How can we find exoplanets?

Life in the solar system getting you down? Looking for other intelligent lifeforms to hangout with? Maybe you need to visit another planet. Question is, where are they? As Douglas Adams noted in The Hitchhikers Guide to the Galaxy:

“Space,” it says, “is big. Really big. You just won’t believe how vastly, hugely,
mindbogglingly big it is. I mean, you may think it’s a long way down
 the road to thechemist’s, but that’s just peanuts to space, listen…”

Best know where you going before you set out, eh? Although there may be lots of “rogue” planets who’ve escaped the attentions of their parent star and are currently arrowing across interstellar space, we’re going to focus on ones that orbit stars. Extrasolar planets, or exoplanets for short, are planets that don’t orbit our sun, but instead orbit other stars.

So how can you find them? In lots of ways. I’m going to discuss two. Doppler spectroscopy and the transit method. Sounds complicated. That’ll just be scientists giving fancy names to things to look good during department funding rounds.

First, Doppler spectroscopy. So you’ve heard of the Doppler effect, right? That sudden shift in pitch of an ambulance’s siren as it changes from getting closer to moving away. As the ambulance approaches the sound waves are bunched up. As it recedes they’re stretched out. Hence the different pitch. Light behaves in the same way. The only reason we don’t experience it in our day-to-day lives is because light travels way way faster than the objects that emit the light (think of cars headlights etc)–and so the Doppler shifts are tiny and unnoticeable. With careful enough measurements using scientific equipment, however, we can detect it.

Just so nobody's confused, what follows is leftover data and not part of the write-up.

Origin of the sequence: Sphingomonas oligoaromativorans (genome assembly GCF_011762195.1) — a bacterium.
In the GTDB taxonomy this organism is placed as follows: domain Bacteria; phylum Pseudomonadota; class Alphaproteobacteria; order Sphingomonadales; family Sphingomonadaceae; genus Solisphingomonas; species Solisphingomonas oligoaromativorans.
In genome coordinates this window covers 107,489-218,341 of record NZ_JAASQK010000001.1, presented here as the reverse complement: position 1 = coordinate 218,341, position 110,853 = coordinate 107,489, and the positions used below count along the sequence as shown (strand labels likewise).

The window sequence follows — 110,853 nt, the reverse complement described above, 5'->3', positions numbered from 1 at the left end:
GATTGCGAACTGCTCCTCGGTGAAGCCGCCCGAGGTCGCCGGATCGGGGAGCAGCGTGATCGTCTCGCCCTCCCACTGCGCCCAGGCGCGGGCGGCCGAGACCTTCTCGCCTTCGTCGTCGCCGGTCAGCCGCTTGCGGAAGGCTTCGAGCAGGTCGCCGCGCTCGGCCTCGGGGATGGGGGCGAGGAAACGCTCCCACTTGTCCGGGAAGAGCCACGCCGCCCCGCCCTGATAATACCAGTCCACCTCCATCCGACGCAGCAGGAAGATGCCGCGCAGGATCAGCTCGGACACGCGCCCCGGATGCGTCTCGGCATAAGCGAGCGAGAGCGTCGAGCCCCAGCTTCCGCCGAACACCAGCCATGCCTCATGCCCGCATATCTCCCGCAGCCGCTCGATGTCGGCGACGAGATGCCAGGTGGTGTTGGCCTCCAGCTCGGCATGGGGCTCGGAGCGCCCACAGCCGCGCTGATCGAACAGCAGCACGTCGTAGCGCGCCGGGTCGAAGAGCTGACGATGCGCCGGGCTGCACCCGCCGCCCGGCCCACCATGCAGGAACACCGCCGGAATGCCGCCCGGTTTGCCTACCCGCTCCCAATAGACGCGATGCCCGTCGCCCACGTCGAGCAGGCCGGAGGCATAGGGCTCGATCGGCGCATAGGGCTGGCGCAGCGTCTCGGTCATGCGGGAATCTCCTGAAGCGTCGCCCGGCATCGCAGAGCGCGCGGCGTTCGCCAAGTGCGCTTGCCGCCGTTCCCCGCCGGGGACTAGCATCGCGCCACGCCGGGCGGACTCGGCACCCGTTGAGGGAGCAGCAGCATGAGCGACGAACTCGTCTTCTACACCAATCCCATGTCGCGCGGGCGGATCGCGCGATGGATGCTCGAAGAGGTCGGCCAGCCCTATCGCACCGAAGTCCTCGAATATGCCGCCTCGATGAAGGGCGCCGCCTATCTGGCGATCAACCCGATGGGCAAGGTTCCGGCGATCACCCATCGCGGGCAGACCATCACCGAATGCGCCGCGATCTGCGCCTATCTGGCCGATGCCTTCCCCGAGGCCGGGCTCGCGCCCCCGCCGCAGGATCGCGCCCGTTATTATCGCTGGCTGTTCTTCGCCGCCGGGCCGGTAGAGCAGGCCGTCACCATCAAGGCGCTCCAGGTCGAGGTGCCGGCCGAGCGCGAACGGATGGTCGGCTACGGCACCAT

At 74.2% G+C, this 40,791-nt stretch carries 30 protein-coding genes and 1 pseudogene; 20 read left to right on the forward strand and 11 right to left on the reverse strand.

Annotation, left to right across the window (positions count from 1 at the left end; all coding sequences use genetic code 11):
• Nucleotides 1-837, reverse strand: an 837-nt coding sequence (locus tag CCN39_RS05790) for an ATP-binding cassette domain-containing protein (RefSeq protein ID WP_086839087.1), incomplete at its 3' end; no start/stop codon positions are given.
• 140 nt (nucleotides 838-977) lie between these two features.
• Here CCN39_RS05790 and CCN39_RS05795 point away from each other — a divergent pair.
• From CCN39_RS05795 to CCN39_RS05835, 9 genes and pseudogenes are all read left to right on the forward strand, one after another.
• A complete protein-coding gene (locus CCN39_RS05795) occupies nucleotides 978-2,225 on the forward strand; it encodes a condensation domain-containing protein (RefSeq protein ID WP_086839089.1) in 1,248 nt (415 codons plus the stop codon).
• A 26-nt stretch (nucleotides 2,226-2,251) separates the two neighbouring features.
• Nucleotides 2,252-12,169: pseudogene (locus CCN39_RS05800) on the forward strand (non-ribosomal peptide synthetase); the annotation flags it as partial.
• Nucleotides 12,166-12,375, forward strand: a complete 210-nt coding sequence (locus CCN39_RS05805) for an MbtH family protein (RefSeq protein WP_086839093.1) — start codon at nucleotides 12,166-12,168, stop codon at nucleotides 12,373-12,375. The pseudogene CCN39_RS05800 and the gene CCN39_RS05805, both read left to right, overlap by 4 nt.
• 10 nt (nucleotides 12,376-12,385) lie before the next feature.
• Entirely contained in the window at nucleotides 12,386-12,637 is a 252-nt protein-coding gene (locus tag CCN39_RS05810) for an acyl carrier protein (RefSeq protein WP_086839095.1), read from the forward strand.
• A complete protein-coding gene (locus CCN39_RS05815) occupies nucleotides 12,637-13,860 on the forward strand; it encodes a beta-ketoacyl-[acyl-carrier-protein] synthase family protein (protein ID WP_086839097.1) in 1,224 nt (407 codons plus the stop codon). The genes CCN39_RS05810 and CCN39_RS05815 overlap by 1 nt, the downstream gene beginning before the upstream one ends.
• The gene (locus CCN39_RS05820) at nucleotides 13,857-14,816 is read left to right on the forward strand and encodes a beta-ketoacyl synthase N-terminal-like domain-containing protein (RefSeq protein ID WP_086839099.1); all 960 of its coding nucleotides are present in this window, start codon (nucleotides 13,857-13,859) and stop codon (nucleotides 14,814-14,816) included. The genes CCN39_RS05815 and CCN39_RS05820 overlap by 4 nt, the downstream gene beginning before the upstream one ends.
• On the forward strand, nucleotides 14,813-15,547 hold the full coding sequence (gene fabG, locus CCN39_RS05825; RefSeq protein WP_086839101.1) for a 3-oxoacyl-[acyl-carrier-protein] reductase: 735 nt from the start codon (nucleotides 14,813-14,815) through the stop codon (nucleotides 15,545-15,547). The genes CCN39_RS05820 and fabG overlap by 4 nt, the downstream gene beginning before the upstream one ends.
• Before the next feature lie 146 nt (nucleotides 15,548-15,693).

Spectroscopy just means the study of spectrums. The white light of the sun is actually composed of a wide range of wavelengths–including all the colours of the rainbow. If we pass this white light through a prism we’ll see all the different colours as the white light gets split up. Now the cool thing is that elements in the sun’s atmosphere absorb some of this white light at very precise wavelengths. These are absorption lines and every element–every compound in fact–has these lines. When we split up the white light of the sun, we see dark lines where light of that wavelength has been absorbed by these elements. Using these as markers we can then determine if an object is moving away or towards us from Doppler shifts of these lines.

Objects like distant stars which will distinctly “wobble” if they’ve got a sizeable planet in orbit. Say what? Back to our solar system. We think of the Earth and Mars and the rest of our local planets orbiting the sun, but what’s more precise is that the planets and the sun orbit their mutual centre of mass. Since the sun is so massive compared to the planets, this point lies very close to the heart of the sun, but nonetheless it’s not exactly in the middle. Our sun actually carves out very small circles.

And if distant stars have planets so must they. Therefore, by studying the star’s Doppler spectroscopy over a long period of time–enough for a potential planet to orbit several times–and seeing if shifts back and forth (redshift and blueshift) regularly, we can predict the existence of an exoplanet. Phew!

And the transit method? That’s much simpler. Like a fly crossing a lightbeam and making the light fractionally lees bright, a planet crossing the path between a distant star and ourselves will slightly dim the star. By analysing how much dimming occurs and how fast it occurs, we can estimate the size and distance of the planet from the star. Clever stuff.

Can you think of any potential problems with these two methods? Can you think of any other ways to find exoplanets?

Image Credit: Wiki Commons


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